By Jonathan Schmidt / Guest Column
Recent rulings by the Iowa Supreme Court have statewide implications for Iowa residential landlords and tenants.
Under the law, landlords have a responsibility to maintain a “habitable” environment for their tenants in compliance with local housing codes. The landlord is not only required to provide the property to the tenant in a habitable condition, but also to maintain the property as such throughout the duration of the tenant’s lease.
The Iowa Supreme Court’s rulings were in part with regard to carpet-cleaning provisions which require that tenants be subject to an automatic charge for professional carpet cleaning fees at the end of their lease, without an inspection and without regard to the carpet’s condition. We may well imagine that carpets post-tenant should always be cleaned – especially those of college students.
However, the court found the provision to be illegal – even though the tenants had signed a lease agreeing to the carpet-cleaning charge. The implications of this ruling span far beyond the ground we walk on. Landlords must investigate and explicitly detail all appropriate terms for a lease or rental agreement.
A lease agreement, a fixed-term lease or a rental agreement is a written contract for a term of residential tenancy that is typically one year or can also be month-to-month. The agreement specifies the terms under which tenants will live in the property of a landlord. Lease agreements can be extensively detailed, or they can be a simple, one-page document. However, in general, the more clarity expressed within the agreement, the fewer the chances of misunderstanding or even misdeed.
Some of the areas to think about and to expressly clarify within include:
Names of tenants. Every adult who lives in the rental unit should be named as tenants and sign the lease or rental agreement. That way each named tenant is legally responsible for all terms of the rental or lease agreement, including the full amount of the rent.
Term of the tenancy. Stipulate whether it is a month-to-month or a fixed-term lease.
Limits on occupancy. This not only clearly specifies whom you have agreed may live in the property, but also the number of occupants and the terms of subletting, should you choose to allow it.
Rent. Not only should you specify the amount of rent due and when it is due, but also acceptable methods of payment, such as by personal check or bank debit, and any potential late fees. Make sure that the late fee provisions comply with Iowa law.
Deposits and other fees. The use and return of security deposits can be a source of conflict between landlords and tenants. To avoid confusion and legal hassles, your agreement should be clear on the amount, limit, use and return of deposits. Remember that normal wear and tear cannot be charged to the tenant or deducted from a security deposit.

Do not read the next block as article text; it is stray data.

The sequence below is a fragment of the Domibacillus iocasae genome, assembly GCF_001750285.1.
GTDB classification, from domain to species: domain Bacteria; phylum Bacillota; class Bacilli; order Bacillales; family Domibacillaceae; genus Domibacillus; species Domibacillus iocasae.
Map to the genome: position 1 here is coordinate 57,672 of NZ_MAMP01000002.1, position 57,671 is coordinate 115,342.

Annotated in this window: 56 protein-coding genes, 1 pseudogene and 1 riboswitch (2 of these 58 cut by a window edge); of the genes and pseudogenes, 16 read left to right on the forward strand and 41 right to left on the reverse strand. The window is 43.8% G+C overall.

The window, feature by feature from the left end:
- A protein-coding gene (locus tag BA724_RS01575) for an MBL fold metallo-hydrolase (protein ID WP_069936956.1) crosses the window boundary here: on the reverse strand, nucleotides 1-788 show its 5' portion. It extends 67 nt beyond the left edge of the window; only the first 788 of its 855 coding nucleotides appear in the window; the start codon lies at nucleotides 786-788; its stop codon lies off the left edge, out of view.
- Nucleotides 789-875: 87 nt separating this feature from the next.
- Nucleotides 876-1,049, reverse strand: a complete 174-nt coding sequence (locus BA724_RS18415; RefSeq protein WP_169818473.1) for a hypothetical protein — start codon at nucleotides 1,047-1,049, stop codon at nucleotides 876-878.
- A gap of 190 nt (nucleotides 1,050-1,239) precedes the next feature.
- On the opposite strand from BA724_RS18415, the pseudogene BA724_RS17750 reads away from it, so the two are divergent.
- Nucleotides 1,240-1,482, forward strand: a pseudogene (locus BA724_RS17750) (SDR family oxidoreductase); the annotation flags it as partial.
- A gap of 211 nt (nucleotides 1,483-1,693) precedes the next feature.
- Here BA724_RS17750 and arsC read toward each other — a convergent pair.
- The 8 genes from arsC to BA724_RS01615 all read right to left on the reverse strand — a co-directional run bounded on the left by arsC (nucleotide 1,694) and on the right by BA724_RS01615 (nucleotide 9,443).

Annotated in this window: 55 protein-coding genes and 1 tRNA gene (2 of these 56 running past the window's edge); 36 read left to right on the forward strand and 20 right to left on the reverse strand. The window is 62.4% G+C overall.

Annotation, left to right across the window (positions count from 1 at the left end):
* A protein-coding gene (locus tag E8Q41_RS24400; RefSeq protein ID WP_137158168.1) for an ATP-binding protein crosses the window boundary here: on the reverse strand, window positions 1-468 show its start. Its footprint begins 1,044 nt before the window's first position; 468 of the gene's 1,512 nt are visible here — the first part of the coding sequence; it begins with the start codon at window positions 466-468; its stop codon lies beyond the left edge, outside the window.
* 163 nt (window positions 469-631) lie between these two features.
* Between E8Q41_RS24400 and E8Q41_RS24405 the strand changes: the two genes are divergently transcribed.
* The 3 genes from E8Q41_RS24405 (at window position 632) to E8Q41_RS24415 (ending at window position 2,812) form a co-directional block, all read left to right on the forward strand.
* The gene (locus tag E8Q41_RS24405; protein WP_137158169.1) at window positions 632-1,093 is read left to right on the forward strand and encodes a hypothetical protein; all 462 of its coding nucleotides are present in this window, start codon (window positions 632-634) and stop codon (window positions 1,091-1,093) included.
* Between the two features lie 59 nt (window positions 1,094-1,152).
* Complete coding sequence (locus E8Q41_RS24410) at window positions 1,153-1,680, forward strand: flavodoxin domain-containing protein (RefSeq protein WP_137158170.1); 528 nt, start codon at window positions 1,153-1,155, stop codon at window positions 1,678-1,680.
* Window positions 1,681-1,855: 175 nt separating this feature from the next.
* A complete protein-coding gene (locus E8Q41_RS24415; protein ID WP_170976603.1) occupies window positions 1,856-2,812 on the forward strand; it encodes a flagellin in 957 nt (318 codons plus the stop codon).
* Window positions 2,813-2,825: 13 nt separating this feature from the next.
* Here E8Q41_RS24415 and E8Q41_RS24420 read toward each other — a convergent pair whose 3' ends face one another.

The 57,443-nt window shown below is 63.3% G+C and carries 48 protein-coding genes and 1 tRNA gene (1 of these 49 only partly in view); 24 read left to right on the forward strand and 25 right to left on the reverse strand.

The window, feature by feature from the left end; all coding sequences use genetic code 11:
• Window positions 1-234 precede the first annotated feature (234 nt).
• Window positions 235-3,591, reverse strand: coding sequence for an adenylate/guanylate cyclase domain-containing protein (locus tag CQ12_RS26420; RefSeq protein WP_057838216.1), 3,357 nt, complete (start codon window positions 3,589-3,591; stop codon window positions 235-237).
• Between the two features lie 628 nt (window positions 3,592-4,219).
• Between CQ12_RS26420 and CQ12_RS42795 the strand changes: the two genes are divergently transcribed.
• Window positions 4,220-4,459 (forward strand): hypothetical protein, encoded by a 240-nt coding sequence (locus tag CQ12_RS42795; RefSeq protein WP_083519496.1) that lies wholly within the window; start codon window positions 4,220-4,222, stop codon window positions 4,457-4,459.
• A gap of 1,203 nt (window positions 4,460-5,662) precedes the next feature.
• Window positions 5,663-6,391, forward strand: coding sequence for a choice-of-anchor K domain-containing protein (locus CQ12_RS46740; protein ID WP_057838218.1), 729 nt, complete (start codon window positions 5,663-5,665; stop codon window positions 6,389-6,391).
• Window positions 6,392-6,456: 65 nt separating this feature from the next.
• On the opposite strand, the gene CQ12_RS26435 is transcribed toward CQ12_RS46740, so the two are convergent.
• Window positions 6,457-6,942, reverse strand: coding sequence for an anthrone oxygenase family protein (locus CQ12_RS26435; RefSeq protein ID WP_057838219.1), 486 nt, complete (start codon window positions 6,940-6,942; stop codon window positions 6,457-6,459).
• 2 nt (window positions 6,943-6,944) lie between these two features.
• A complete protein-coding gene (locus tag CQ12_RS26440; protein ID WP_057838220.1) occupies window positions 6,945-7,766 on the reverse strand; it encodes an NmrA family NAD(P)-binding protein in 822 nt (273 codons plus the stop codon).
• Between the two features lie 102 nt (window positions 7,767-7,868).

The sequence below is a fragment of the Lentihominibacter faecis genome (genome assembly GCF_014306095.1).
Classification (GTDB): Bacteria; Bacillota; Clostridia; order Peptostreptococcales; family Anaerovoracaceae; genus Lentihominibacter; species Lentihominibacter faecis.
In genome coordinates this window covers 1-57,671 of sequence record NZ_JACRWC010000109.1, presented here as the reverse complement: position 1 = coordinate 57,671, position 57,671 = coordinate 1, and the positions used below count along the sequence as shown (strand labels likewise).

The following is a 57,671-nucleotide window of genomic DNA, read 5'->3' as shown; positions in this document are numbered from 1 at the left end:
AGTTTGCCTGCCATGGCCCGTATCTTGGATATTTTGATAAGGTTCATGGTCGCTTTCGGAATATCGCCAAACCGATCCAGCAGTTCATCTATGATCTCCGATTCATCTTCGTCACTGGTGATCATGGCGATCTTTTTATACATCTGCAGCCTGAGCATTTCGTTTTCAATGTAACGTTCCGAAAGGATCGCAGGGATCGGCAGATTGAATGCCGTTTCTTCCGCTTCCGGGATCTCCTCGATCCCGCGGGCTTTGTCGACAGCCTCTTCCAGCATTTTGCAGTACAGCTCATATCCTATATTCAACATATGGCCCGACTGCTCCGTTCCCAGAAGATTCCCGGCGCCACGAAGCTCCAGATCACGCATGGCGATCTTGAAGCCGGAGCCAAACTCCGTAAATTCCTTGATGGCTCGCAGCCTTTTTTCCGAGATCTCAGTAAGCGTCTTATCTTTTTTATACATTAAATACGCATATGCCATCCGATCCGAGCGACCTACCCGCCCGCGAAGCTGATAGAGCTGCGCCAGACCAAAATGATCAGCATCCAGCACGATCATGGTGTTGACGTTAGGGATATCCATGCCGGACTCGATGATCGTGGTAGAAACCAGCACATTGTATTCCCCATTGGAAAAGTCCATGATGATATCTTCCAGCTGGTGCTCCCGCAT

Repairs and maintenance. Clearly set out both your and your tenant’s responsibilities for repair and maintenance in your lease agreement, including property damage that may occur, complaints/repair requests, and allowed tenant modifications to the property.
Entry to rental property. Your lease or rental agreement should clarify the landlord’s access to the property (to make repairs, for example), and how much advance notice will be provided before entering. Ensure that the notice provisions comply with at least the minimum requirements of 24 hours and written notice of the date and time when you intend to enter.
Illegal activity. Within the agreement, include detailed behaviors that are prohibited, such as illegal activities and excessive noise. This can limit your exposure to lawsuits and problems from other residents and neighbors.
Pets. If pets are allowed, specify which pets are acceptable, how many and what consequences will ensue if there is resulting damage. Otherwise, clearly state in the agreement: No pets.
Other restrictions. There are many other legal ordinances which may apply, depending on Iowa and local laws, including health and safety codes, antidiscrimination laws, tenants’ rights and disclosure requirements, among others.
Well-researched, well-planned and well-written agreements protect both tenants and landlords, and help to keep everyone out of court. If you’re a landlord, know your rights and limitations so that you and your tenants are protected. And if you’re unsure of either, get help from an attorney.
Jonathan Schmidt is an attorney and partner with Nazette, Marner, Nathanson & Shea LLP. He practices in areas of business and litigation. He can be contacted at firstname.lastname@example.org or www.jschmidtlaw.com.